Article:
‘The New Yorker’ Profiles ‘Mad’ Magazine as an Anti-Smoking Ad Pioneer
The New Yorker ran an excellent article last week about Mad magazine’s big anti-smoking push during the ’60s, which resulted not only in tons of hilarious tobacco ad parodies but some fake smoker-friendly inventions that, had the industry paid any attention to the small ad-free satirical magazine, could’ve potentially kick-started the e-cigarette boom decades earlier. From the article:
But the truly prescient invention was the “smoke simulator”: a cork-tipped Pyrex tube containing small amounts of water, which, like the metal rod, would be inserted into a cigarette. Once the cigarette was lit, the cork at one end of the tube (edible, of course) popped out, and the water inside became steam. When inhaled, the steam would feel just like smoke. Had the tobacco companies picked up that issue of Mad instead of ignoring it or seething over it, they might have saved the billions they are spending to snap up vaporizer manufacturers now that e-cigarettes are all the rage. That would give new meaning to the line on the corner of every Mad cover: “Our Price 25c Cheap.”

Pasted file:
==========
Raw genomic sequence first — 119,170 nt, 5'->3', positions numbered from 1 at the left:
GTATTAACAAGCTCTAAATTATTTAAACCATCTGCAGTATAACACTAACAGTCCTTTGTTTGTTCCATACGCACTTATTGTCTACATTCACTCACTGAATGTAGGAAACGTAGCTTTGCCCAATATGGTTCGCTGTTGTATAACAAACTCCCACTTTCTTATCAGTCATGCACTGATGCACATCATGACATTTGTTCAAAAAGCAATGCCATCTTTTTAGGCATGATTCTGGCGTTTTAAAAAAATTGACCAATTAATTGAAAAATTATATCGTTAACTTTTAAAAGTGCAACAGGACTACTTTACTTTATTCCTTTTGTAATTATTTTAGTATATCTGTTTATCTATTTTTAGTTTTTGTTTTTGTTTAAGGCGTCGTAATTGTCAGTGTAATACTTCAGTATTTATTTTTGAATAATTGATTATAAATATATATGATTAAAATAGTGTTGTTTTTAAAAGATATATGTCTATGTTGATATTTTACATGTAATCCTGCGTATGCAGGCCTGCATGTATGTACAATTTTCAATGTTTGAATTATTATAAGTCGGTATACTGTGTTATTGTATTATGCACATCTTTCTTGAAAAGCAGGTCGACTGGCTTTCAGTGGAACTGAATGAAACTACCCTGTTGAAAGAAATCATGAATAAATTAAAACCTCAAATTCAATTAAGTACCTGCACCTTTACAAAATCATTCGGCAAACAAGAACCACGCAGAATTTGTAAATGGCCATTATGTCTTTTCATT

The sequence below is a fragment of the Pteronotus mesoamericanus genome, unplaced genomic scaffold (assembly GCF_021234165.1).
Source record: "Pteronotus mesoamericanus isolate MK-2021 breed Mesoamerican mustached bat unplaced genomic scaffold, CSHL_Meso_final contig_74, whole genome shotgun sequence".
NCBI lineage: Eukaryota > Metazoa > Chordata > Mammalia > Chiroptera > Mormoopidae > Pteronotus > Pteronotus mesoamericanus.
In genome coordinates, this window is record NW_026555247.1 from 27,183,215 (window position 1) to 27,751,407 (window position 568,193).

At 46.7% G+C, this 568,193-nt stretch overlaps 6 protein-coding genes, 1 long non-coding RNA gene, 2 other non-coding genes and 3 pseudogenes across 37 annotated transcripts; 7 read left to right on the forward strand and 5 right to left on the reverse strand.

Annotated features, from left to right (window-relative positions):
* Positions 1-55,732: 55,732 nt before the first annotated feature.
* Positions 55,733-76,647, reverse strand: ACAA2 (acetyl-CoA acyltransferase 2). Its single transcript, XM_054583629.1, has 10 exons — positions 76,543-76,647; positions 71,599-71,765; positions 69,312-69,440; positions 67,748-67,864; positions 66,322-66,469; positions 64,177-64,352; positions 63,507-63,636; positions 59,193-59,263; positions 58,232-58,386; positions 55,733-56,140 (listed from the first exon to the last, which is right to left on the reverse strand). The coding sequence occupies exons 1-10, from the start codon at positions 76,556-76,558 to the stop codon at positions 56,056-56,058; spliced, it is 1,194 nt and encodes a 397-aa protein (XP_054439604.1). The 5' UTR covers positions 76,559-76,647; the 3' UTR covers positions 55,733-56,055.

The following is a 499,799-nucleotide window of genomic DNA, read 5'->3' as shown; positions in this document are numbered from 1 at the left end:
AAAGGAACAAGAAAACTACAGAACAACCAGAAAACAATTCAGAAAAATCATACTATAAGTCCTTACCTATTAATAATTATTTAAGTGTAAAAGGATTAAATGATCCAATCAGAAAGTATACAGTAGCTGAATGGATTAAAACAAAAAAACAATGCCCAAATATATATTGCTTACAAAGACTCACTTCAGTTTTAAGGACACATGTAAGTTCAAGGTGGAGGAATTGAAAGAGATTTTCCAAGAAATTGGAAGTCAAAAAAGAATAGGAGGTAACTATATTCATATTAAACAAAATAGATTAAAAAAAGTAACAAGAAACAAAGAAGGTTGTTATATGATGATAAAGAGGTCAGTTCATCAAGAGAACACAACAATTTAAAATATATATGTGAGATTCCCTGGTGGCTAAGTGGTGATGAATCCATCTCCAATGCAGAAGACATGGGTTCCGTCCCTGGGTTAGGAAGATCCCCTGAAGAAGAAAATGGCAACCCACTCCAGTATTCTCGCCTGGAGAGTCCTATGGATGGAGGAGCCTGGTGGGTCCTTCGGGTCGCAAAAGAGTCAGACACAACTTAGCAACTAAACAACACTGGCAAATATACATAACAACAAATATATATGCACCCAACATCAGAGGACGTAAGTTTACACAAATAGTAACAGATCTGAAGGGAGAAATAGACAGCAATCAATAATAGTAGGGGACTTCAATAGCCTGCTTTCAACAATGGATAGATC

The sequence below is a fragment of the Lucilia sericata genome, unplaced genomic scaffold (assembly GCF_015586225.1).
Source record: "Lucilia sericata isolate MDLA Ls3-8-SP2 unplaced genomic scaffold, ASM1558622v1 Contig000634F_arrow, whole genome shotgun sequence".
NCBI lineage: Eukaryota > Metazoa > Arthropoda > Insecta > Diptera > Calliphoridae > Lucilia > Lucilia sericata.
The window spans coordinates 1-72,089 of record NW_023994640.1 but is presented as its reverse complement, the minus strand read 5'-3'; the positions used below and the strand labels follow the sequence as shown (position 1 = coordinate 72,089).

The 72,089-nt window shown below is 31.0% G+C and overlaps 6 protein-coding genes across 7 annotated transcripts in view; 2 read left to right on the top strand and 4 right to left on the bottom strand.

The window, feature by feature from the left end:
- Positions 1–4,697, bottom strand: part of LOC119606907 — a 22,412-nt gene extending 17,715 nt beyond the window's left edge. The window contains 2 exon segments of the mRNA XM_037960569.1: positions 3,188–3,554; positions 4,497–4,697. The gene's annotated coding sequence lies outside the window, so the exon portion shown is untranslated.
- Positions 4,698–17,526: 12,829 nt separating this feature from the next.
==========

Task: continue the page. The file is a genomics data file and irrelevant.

The full article — which covers Mad’s satirizing of both tobacco companies and the Madison Avenue execs responsible for their misleading ads — is well worth the read and over at The New Yorker’s website.